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Processes of decision-making in small learning groups
ARTICLE

Learning and Instruction Volume 13, Number 3 ISSN 0959-4752 Publisher: Elsevier Ltd

Abstract

This article focuses on possible interactions of students’ inter-individual differences and features of cooperative learning. In a first study the uncertainty- vs. certainty-orientation of 209 students (88 male, 121 female; age 13–14) in nine classrooms (8th grade) of two schools was assessed. Three uncertainty-oriented and three certainty-oriented students were selected in each classroom. In varying sequences they solved three tasks (subject matter: German, social studies, mathematics) first individually, than in orientation-homogeneous groups of three. While there were almost no differences in decision-making between uncertainty-oriented vs. certainty-oriented learners during individual sessions, learning in small groups instigated significant differences. These differences diminished with an increased structure/certainty of learning tasks. In a second study 138 students (52 female, 86 male) in all 12th grade classrooms of three schools learned for six weeks according to a modified ‘Jigsaw Puzzle Technique’. At one of the schools the teachers did not implement the cooperative model completely, but tried to stay ‘in control’. This had consequences for the study’s ability to observe students in situations of uncertain and certain learning tasks, but the researchers were able to include this school for testing critical variables.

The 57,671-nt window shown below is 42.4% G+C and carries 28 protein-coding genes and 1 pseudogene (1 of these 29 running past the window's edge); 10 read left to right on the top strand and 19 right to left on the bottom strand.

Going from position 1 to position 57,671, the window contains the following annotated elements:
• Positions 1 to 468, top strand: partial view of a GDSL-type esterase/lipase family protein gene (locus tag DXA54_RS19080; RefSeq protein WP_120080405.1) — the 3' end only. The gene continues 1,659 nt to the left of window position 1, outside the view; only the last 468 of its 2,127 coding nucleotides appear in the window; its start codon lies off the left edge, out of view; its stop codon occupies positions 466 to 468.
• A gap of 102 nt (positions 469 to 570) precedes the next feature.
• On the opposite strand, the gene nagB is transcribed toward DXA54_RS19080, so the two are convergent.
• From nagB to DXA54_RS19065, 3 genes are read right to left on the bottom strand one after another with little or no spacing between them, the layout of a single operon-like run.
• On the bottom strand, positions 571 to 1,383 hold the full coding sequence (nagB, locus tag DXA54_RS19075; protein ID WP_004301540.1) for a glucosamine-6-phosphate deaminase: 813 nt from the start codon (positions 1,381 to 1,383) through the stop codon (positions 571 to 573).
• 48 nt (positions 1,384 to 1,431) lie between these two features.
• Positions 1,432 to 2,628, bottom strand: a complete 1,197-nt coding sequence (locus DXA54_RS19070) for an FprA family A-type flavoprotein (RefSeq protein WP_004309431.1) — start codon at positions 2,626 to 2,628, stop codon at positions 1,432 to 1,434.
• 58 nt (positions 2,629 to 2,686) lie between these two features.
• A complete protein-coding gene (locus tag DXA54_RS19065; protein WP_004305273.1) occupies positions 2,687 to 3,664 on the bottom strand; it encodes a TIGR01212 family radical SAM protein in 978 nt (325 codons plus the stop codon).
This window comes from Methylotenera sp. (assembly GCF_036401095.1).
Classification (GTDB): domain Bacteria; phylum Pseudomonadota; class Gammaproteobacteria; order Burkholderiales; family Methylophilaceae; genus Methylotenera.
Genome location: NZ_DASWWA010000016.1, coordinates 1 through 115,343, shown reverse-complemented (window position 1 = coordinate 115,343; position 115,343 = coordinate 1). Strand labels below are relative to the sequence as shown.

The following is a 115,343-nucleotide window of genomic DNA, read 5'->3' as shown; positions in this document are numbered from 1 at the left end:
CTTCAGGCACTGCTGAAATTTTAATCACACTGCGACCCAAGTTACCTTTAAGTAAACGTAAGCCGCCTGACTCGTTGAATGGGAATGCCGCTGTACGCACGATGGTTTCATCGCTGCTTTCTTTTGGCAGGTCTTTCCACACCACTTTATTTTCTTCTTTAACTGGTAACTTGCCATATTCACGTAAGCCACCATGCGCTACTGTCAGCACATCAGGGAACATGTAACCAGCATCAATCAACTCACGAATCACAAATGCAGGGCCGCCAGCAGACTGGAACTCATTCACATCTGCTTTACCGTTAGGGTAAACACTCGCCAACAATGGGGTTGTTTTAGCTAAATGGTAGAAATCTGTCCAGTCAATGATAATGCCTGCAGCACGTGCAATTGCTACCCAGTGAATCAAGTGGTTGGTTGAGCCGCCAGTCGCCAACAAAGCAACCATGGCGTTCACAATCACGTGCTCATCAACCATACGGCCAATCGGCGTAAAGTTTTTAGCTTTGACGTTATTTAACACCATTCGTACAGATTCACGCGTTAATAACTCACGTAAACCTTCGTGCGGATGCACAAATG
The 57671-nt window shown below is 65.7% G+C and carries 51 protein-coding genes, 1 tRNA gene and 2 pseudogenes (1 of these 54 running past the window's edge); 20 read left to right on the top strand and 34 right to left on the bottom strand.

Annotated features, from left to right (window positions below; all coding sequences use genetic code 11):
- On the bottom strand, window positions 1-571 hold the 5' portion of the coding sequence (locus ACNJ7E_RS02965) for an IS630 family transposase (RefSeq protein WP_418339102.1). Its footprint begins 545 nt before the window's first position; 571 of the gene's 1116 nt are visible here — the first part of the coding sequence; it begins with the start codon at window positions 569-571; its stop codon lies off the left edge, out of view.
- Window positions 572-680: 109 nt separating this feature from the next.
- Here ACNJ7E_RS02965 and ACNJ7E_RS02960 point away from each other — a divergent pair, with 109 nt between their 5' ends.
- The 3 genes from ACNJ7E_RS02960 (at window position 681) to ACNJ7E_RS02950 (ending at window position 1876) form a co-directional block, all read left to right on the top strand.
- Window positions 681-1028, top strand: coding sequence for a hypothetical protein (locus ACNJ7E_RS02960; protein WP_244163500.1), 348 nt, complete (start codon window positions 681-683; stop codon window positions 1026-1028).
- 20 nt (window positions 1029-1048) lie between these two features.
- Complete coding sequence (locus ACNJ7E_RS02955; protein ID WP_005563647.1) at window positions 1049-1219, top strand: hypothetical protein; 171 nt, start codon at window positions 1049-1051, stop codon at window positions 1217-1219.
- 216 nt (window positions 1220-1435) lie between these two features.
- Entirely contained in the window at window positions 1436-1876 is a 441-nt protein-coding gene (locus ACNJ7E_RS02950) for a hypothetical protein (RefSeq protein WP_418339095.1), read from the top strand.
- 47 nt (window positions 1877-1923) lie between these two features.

Citation

Huber, G.L. Processes of decision-making in small learning groups. Learning and Instruction, 13(3), 255-269. Elsevier Ltd. Retrieved December 9, 2019 from .

This record was imported from Learning and Instruction on January 29, 2019. Learning and Instruction is a publication of Elsevier.

Full text is availabe on Science Direct: http://dx.doi.org/10.1016/S0959-4752(01)00039-1

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